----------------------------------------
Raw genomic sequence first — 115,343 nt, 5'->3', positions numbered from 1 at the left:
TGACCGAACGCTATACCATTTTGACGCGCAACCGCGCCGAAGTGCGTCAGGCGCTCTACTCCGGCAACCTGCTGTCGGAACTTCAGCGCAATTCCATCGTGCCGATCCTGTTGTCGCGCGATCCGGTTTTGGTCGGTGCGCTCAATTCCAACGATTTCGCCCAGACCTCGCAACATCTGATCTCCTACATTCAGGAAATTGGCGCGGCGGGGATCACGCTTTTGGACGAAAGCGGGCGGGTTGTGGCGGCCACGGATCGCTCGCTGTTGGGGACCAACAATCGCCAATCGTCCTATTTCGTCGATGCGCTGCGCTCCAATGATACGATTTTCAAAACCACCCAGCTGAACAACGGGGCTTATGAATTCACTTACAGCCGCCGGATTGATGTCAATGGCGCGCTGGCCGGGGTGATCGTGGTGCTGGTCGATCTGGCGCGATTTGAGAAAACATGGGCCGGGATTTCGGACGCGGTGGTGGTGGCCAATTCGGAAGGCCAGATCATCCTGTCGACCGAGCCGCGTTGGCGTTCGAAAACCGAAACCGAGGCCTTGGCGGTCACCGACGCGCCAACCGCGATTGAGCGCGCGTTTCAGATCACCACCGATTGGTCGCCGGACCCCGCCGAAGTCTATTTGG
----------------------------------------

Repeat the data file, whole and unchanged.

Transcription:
Raw genomic sequence first — 115,343 nt, 5'->3', positions numbered from 1 at the left:
TGACCGAACGCTATACCATTTTGACGCGCAACCGCGCCGAAGTGCGTCAGGCGCTCTACTCCGGCAACCTGCTGTCGGAACTTCAGCGCAATTCCATCGTGCCGATCCTGTTGTCGCGCGATCCGGTTTTGGTCGGTGCGCTCAATTCCAACGATTTCGCCCAGACCTCGCAACATCTGATCTCCTACATTCAGGAAATTGGCGCGGCGGGGATCACGCTTTTGGACGAAAGCGGGCGGGTTGTGGCGGCCACGGATCGCTCGCTGTTGGGGACCAACAATCGCCAATCGTCCTATTTCGTCGATGCGCTGCGCTCCAATGATACGATTTTCAAAACCACCCAGCTGAACAACGGGGCTTATGAATTCACTTACAGCCGCCGGATTGATGTCAATGGCGCGCTGGCCGGGGTGATCGTGGTGCTGGTCGATCTGGCGCGATTTGAGAAAACATGGGCCGGGATTTCGGACGCGGTGGTGGTGGCCAATTCGGAAGGCCAGATCATCCTGTCGACCGAGCCGCGTTGGCGTTCGAAAACCGAAACCGAGGCCTTGGCGGTCACCGACGCGCCAACCGCGATTGAGCGCGCGTTTCAGATCACCACCGATTGGTCGCCGGACCCCGCCGAAGTCTATTTGG